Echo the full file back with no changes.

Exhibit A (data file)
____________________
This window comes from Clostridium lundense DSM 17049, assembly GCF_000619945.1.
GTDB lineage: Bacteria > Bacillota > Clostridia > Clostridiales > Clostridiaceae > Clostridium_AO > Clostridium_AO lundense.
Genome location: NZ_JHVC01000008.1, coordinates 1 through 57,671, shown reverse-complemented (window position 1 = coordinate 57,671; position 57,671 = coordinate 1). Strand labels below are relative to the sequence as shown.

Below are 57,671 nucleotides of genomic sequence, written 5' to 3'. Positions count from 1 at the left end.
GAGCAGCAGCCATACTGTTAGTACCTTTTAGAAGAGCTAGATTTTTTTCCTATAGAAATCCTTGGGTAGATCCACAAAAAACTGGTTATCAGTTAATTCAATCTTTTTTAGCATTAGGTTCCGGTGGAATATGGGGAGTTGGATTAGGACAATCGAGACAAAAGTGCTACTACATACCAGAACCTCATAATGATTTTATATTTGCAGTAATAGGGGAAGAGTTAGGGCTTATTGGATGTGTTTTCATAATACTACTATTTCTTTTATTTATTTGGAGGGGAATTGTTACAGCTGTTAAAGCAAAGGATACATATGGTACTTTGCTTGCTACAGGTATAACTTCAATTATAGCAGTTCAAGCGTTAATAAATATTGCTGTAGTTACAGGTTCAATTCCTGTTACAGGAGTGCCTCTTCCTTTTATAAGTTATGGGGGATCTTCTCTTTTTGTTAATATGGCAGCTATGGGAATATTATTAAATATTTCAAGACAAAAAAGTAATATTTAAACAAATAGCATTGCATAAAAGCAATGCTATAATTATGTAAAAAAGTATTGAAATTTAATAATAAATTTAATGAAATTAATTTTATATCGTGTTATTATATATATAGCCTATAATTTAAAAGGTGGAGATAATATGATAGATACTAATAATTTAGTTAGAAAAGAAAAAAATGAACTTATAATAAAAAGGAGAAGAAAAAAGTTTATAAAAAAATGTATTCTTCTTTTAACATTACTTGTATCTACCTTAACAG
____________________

This window comes from Clostridium lundense DSM 17049, assembly GCF_000619945.1.
GTDB lineage: Bacteria > Bacillota > Clostridia > Clostridiales > Clostridiaceae > Clostridium_AO > Clostridium_AO lundense.
Genome location: NZ_JHVC01000008.1, coordinates 1 through 57,671, shown reverse-complemented (window position 1 = coordinate 57,671; position 57,671 = coordinate 1). Strand labels below are relative to the sequence as shown.

Below are 57,671 nucleotides of genomic sequence, written 5' to 3'. Positions count from 1 at the left end.
GAGCAGCAGCCATACTGTTAGTACCTTTTAGAAGAGCTAGATTTTTTTCCTATAGAAATCCTTGGGTAGATCCACAAAAAACTGGTTATCAGTTAATTCAATCTTTTTTAGCATTAGGTTCCGGTGGAATATGGGGAGTTGGATTAGGACAATCGAGACAAAAGTGCTACTACATACCAGAACCTCATAATGATTTTATATTTGCAGTAATAGGGGAAGAGTTAGGGCTTATTGGATGTGTTTTCATAATACTACTATTTCTTTTATTTATTTGGAGGGGAATTGTTACAGCTGTTAAAGCAAAGGATACATATGGTACTTTGCTTGCTACAGGTATAACTTCAATTATAGCAGTTCAAGCGTTAATAAATATTGCTGTAGTTACAGGTTCAATTCCTGTTACAGGAGTGCCTCTTCCTTTTATAAGTTATGGGGGATCTTCTCTTTTTGTTAATATGGCAGCTATGGGAATATTATTAAATATTTCAAGACAAAAAAGTAATATTTAAACAAATAGCATTGCATAAAAGCAATGCTATAATTATGTAAAAAAGTATTGAAATTTAATAATAAATTTAATGAAATTAATTTTATATCGTGTTATTATATATATAGCCTATAATTTAAAAGGTGGAGATAATATGATAGATACTAATAATTTAGTTAGAAAAGAAAAAAATGAACTTATAATAAAAAGGAGAAGAAAAAAGTTTATAAAAAAATGTATTCTTCTTTTAACATTACTTGTATCTACCTTAACAG